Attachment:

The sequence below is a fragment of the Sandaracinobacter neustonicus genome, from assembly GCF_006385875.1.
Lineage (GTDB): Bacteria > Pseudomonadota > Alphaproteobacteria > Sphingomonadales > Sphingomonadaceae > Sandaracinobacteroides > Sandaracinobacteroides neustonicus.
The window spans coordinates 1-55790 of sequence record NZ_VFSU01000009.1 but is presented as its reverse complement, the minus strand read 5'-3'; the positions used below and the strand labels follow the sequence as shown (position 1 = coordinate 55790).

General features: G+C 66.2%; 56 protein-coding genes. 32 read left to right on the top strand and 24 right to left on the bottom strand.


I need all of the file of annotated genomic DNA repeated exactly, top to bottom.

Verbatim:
The sequence below is a fragment of the Sandaracinobacter neustonicus genome, from assembly GCF_006385875.1.
Lineage (GTDB): Bacteria > Pseudomonadota > Alphaproteobacteria > Sphingomonadales > Sphingomonadaceae > Sandaracinobacteroides > Sandaracinobacteroides neustonicus.
The window spans coordinates 1-55790 of sequence record NZ_VFSU01000009.1 but is presented as its reverse complement, the minus strand read 5'-3'; the positions used below and the strand labels follow the sequence as shown (position 1 = coordinate 55790).

General features: G+C 66.2%; 56 protein-coding genes. 32 read left to right on the top strand and 24 right to left on the bottom strand.